Almost any level of an individual’s public speaking skills is acceptable as a starting point. Effective proclamation of the Scriptures depends on the quality of how the lector prepares to minister to his or her fellow disciples in the Assembly. This preparation includes three areas:
1. Sensitivity to the personal meaning and significance of the specific Scriptural passage being proclaimed. One’s knowledge and understanding of the Scriptures and the events, circumstances, or concepts they describe, supplemented by on-going study, practice and general religious education is essential to successful proclamation.
2. Conviction that God is using the lector’s skills, knowledge, and example of Christian living to reach others who most need to hear God’s Word at the moment it is proclaimed. In brief: to be an effective Witness to the lector’s Faith.|
3. The use of pauses, pace, voice tone, word color and stress (i.e. emotional expression), and related speaking skills to help the members of the Assembly paint a mental image of what is going on in the Scripture passage.
In most church communities training for Ministers of the Word seldom means more than “orientation.” It is assumed that providing time for “new” lectors to learn the mechanics of microphone usage, protocols to be observed when approaching or around the altar area, as well as some type of preparation materials (i.e., Workbook for Lectors and Gospel Readers [LTP]) is adequate “training.” It may also include some type of annual session consisting of attempts to combine spiritual development with useful or insightful commentary from a guest speaker. Rarely do parishes provide a consistent, intentional, specific effort of ongoing training for lectors that reflects the skill and attitudinal sets to be developed and sustained by the lay people involved in the ministry. Further, there is almost no recognition of the differences in training needs that can exist between “new” lectors and veteran, “seasoned” lectors.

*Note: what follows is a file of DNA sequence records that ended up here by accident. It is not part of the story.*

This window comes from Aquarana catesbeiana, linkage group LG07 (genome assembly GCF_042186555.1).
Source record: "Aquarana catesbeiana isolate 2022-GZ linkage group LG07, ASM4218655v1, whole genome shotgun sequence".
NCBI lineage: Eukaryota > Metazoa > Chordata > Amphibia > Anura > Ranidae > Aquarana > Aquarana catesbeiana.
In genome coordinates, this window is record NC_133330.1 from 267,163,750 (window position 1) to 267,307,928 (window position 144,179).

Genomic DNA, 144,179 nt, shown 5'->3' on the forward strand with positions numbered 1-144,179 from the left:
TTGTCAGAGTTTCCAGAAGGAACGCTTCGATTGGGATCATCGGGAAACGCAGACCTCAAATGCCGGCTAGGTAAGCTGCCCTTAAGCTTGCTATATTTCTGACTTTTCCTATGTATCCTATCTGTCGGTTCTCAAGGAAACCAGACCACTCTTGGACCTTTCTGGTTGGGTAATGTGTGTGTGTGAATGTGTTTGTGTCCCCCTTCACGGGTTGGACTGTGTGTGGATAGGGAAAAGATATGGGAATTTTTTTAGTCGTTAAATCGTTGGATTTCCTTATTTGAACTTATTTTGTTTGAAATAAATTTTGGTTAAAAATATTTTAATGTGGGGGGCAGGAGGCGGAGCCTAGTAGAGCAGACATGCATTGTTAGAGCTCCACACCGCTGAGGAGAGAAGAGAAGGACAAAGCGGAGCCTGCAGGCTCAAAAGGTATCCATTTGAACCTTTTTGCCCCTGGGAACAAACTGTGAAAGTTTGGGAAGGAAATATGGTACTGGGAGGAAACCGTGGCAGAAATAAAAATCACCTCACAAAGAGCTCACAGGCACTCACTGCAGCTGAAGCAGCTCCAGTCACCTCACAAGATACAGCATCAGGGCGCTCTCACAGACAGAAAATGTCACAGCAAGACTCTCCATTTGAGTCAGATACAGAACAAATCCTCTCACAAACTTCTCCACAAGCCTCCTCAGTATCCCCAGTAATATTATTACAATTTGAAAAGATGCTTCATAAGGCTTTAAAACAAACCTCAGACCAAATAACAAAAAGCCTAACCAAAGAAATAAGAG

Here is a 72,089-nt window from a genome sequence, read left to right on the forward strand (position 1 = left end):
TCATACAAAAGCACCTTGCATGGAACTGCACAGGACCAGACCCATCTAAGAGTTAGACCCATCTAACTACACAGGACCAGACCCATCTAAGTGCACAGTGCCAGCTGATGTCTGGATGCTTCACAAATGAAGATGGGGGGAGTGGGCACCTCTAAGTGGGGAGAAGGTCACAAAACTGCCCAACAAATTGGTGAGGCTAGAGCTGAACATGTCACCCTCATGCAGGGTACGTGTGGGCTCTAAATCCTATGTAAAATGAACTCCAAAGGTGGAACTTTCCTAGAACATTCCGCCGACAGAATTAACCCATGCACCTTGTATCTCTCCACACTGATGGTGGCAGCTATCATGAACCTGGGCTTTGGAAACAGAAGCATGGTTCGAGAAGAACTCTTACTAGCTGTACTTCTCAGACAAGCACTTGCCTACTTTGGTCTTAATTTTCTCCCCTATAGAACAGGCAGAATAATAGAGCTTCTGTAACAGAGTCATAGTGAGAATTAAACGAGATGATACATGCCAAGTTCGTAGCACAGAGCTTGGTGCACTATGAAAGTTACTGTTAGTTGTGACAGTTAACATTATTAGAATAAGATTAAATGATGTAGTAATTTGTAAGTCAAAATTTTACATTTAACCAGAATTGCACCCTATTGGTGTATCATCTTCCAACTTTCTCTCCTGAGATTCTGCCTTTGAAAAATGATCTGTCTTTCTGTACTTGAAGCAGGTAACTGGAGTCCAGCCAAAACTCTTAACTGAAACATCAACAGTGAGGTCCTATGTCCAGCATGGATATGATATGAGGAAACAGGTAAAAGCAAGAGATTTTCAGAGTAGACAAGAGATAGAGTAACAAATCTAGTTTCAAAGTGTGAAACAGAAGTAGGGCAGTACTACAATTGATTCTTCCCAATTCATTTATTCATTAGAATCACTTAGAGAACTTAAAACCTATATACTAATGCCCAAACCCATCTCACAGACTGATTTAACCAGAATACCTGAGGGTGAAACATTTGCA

No doubt one reason for all of this is due to the busy schedules the clergy have. Another involves the availability of volunteer lay persons willing to be responsible for leading such ministries or to accept the training leadership responsibility. A third reason is the assumption that existing lectors can train themselves as needed.
But an overwhelming reason seems to be the absence of easy-to-use, documented training materials designed as a complete program for the training leader of the ministry to use with lectors as a group.
The last reason has now been addressed! A description of two fully documented training programs be found by clicking on the links in the TRAINING tab menu, above.
If you have any questions about the materials or how to obtain them please contact us!